Anderson said he wanted to do something “cleaner and more curatorial, with a focus on the silhouette, in this incredibly difficult, and complex season” of full lockdown in the U.K. Once again, he presented the collection in the form of posters, which he sent to press, buyers and clients. The images, which show the artists, their ceramics, and models wearing the blankets and the fall collection, were shot by Juergen Teller.

    The designer has also been taking these months to work out how fashion should be showcased during – and after – the pandemic, and says there is no going back. “You cannot re-create what used to happen; you are never going to get a solution from imitating the past, and I’m enjoying exploring what the future could be.”

    Anderson also pointed out – rightly – that it’s difficult for him and other designers to convey “a tactile message.” Few people can feel the fabrics, and nearly everything is being done on the screen, so the silhouettes have to speak for themselves. They certainly spoke loudly and proudly about diversity, inclusivity – and the undeniable luxury of hiding under a warm blanket.

  • Parsons Paris, L’Officiel Magazine Team Up to Celebrate Centennials – WWD

    The New School’s Parsons Paris will mark its 100th anniversary this year with a full slate of exhibitions, talks, collaborations and partnerships — along with a new MFA program and a sprawling project with L’Officiel magazine, also marking its centennial.

    The L’Officiel initiative gave digitally native Parsons MA students the chance to explore almost 900 issues and delve into issues of gender, national identity and aesthetic subversion, and witness how the fashion industry’s shift from haute couture to ready-to-wear was documented by the magazine.

    Some of the research is to be referenced during the annual Printing Fashion festival on March 12 and 13, organized by the master’s program in fashion studies at Parsons Paris. It marks the first time L’Officiel has opened its physical and digital archive for academic study.

    “What we want to show this year is a multitude of super interesting collaborations and projects that are happening at the student level, with our partners, and our board members to really showcase the richness of the school and what we do,” said Florence Leclerc-Dickler, dean of Parsons Paris.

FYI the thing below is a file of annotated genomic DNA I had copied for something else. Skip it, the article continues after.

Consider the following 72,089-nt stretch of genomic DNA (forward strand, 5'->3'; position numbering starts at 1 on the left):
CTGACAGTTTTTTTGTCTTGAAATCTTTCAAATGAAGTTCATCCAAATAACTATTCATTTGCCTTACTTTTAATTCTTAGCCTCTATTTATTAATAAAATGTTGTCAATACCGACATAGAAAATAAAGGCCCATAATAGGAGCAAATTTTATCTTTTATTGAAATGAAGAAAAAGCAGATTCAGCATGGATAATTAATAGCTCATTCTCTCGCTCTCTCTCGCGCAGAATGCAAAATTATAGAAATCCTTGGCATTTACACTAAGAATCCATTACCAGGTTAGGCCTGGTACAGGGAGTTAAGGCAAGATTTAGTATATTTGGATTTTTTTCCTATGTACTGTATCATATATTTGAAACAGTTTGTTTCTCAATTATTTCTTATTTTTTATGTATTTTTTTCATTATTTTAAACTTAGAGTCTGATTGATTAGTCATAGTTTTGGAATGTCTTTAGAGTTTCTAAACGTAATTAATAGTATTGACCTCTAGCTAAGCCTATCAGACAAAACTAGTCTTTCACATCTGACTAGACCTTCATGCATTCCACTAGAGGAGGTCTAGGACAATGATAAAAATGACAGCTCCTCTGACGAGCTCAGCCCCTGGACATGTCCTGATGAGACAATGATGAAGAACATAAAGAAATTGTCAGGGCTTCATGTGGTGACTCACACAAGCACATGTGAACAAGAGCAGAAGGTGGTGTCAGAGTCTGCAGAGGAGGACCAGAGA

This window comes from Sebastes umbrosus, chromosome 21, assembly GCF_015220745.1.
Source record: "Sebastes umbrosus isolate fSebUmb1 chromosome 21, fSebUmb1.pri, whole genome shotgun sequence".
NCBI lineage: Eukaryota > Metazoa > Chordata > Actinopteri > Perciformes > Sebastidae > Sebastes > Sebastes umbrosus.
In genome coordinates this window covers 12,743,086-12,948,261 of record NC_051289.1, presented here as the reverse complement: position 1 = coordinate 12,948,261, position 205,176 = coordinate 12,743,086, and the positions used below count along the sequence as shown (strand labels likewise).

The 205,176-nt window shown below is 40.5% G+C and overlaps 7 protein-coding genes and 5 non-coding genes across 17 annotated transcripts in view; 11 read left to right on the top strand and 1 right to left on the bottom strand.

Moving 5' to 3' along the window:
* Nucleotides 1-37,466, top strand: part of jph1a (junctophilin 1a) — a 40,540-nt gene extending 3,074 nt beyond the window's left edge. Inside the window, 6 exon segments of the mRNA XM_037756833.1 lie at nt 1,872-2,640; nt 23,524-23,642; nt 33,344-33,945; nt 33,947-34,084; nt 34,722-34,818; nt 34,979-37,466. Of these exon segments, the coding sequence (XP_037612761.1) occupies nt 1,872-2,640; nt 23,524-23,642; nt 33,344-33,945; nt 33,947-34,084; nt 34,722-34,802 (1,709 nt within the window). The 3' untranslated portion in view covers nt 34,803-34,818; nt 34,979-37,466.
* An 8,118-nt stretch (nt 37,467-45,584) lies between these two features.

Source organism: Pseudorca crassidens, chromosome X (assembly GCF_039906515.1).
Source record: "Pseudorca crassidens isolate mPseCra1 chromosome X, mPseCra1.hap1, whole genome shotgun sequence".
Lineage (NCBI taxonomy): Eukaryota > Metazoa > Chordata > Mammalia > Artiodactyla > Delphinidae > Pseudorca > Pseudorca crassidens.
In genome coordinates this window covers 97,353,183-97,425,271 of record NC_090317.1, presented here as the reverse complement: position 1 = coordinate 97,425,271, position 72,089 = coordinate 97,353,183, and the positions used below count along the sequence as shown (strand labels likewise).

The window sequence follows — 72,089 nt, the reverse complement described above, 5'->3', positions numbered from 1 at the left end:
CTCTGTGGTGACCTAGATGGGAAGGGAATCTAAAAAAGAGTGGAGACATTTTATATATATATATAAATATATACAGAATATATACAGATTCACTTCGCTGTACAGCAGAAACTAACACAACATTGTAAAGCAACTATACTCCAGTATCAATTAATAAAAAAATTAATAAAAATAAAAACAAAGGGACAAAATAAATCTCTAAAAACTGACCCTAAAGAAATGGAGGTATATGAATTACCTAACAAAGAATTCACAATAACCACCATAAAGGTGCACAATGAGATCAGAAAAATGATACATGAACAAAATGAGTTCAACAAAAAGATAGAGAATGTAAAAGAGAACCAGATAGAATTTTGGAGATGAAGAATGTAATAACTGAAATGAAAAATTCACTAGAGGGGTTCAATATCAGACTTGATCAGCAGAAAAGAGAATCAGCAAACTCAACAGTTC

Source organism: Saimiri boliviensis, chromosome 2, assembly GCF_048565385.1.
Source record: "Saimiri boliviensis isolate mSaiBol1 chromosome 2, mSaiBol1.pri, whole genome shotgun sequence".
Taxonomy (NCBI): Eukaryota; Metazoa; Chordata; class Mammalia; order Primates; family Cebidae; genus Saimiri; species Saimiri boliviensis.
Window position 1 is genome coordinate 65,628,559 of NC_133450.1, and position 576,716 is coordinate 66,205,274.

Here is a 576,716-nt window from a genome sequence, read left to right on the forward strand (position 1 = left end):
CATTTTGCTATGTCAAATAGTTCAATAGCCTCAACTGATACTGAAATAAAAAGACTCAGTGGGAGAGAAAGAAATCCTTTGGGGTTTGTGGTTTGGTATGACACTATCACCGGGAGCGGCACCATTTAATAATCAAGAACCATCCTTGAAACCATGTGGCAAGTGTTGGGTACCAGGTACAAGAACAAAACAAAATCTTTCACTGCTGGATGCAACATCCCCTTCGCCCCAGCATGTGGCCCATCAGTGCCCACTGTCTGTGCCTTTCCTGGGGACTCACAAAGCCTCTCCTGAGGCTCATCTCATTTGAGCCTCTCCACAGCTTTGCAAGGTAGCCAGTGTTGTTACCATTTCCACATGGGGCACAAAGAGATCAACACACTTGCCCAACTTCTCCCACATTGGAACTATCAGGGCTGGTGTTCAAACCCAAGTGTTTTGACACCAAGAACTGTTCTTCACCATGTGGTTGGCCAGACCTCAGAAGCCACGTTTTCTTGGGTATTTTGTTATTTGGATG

While not all anniversary celebrations have been nailed down given the uncertainties wrought by the pandemic, among the mix of virtual and physical elements are:

    • Exhibitions at the Musée des Arts Décoratifs and the American Center for Art and Culture in Paris, plus the Fondation Fiminco in Romainville

    • Partnerships with The Kooples on gender fluidity, the Fondation Azzedine Alaïa on cultural heritage, and with children’s brand Jacadi and Deutsche Telekom on individuality

    • Fireside chats with advisory board members including Philippe Schaus, chief executive officer of of Moët Hennessy; Sibylle Scherer, president of Chandon; Jimmy Chan, founder and chairman of Semeiotics, and Gay Gassmann, contributing editor at Architectural Digest

    • A collection of hoodies to raise money for a mental health charity spearheaded by advisory board member Alisa Volskaya of communications agency Avec

    For the L’Officiel project, 16 first-year students in the master’s program got to flip through issues from the 1920s through to today.

    “They were very moved as they were not so used to go through magazines,” said Marco Pecorari, the director of fashion studies at Parsons Paris. “There is also a print culture in fashion that’s redesigning itself because of digital.”

    Two students were invited to help L’Officiel launch a new retrospective section that will debut in the February issues in its American, French and Italian editions, he noted.

    Pecorari said that the magazine and the school share a critical perspective on the industry, following and adapting to changes in the system.

    Stefano Tonchi, consulting global chief creative officer at L’Officiel, said the collaboration with Parsons Paris would climax with a new book, documentary and traveling exhibition.

    Meanwhile, the new Master of Fine Arts degree in fashion design and the arts is to launch this fall, teaming students with guest designers and artists as they explore the intersection of fashion design, visual arts, performing arts and the humanities.

    Billed as a first of its kind in Europe and developed by Dr. Leyla Neri, director of fashion design at Parsons Paris, the MFA program is to take an anthropological approach to research, and a change-oriented approach as fashion’s cycles and systems are being questioned and reexamined.

    “It responds to not only a need in the fashion industry, but the reality: It’s not an industry that lives on its own separated from the rest of the arts,” Leclerc-Dickler said.

    The anniversary of Parsons Paris coincides with the 125th anniversary of Parsons School of Design in New York City.